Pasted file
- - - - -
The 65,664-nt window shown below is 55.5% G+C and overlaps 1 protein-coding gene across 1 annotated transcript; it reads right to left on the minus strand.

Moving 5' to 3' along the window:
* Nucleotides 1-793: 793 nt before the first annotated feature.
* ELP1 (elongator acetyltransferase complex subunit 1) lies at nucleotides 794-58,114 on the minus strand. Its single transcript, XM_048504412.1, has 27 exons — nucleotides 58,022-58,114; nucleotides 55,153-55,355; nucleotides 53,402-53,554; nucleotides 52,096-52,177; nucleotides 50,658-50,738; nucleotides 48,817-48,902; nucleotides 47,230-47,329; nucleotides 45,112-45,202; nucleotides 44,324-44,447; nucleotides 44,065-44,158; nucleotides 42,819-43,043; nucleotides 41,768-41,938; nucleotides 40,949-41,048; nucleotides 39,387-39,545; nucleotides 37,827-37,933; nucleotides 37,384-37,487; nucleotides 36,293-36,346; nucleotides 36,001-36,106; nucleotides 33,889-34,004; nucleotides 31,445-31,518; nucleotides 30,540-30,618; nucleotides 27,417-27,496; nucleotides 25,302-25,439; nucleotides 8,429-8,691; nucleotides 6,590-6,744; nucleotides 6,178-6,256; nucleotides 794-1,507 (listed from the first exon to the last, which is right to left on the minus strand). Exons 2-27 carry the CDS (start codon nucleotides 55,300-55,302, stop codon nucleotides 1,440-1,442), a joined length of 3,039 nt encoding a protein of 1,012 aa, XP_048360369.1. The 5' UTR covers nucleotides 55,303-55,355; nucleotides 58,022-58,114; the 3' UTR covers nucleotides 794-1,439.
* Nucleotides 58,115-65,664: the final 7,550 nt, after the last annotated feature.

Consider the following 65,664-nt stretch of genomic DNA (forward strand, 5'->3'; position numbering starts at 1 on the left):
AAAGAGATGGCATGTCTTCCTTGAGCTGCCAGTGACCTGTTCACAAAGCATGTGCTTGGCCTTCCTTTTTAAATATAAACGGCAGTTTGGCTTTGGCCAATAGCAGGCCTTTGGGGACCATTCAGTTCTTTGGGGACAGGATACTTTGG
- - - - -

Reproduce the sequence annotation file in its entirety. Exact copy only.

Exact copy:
The 65,664-nt window shown below is 55.5% G+C and overlaps 1 protein-coding gene across 1 annotated transcript; it reads right to left on the minus strand.

Moving 5' to 3' along the window:
* Nucleotides 1-793: 793 nt before the first annotated feature.
* ELP1 (elongator acetyltransferase complex subunit 1) lies at nucleotides 794-58,114 on the minus strand. Its single transcript, XM_048504412.1, has 27 exons — nucleotides 58,022-58,114; nucleotides 55,153-55,355; nucleotides 53,402-53,554; nucleotides 52,096-52,177; nucleotides 50,658-50,738; nucleotides 48,817-48,902; nucleotides 47,230-47,329; nucleotides 45,112-45,202; nucleotides 44,324-44,447; nucleotides 44,065-44,158; nucleotides 42,819-43,043; nucleotides 41,768-41,938; nucleotides 40,949-41,048; nucleotides 39,387-39,545; nucleotides 37,827-37,933; nucleotides 37,384-37,487; nucleotides 36,293-36,346; nucleotides 36,001-36,106; nucleotides 33,889-34,004; nucleotides 31,445-31,518; nucleotides 30,540-30,618; nucleotides 27,417-27,496; nucleotides 25,302-25,439; nucleotides 8,429-8,691; nucleotides 6,590-6,744; nucleotides 6,178-6,256; nucleotides 794-1,507 (listed from the first exon to the last, which is right to left on the minus strand). Exons 2-27 carry the CDS (start codon nucleotides 55,300-55,302, stop codon nucleotides 1,440-1,442), a joined length of 3,039 nt encoding a protein of 1,012 aa, XP_048360369.1. The 5' UTR covers nucleotides 55,303-55,355; nucleotides 58,022-58,114; the 3' UTR covers nucleotides 794-1,439.
* Nucleotides 58,115-65,664: the final 7,550 nt, after the last annotated feature.

Consider the following 65,664-nt stretch of genomic DNA (forward strand, 5'->3'; position numbering starts at 1 on the left):
AAAGAGATGGCATGTCTTCCTTGAGCTGCCAGTGACCTGTTCACAAAGCATGTGCTTGGCCTTCCTTTTTAAATATAAACGGCAGTTTGGCTTTGGCCAATAGCAGGCCTTTGGGGACCATTCAGTTCTTTGGGGACAGGATACTTTGG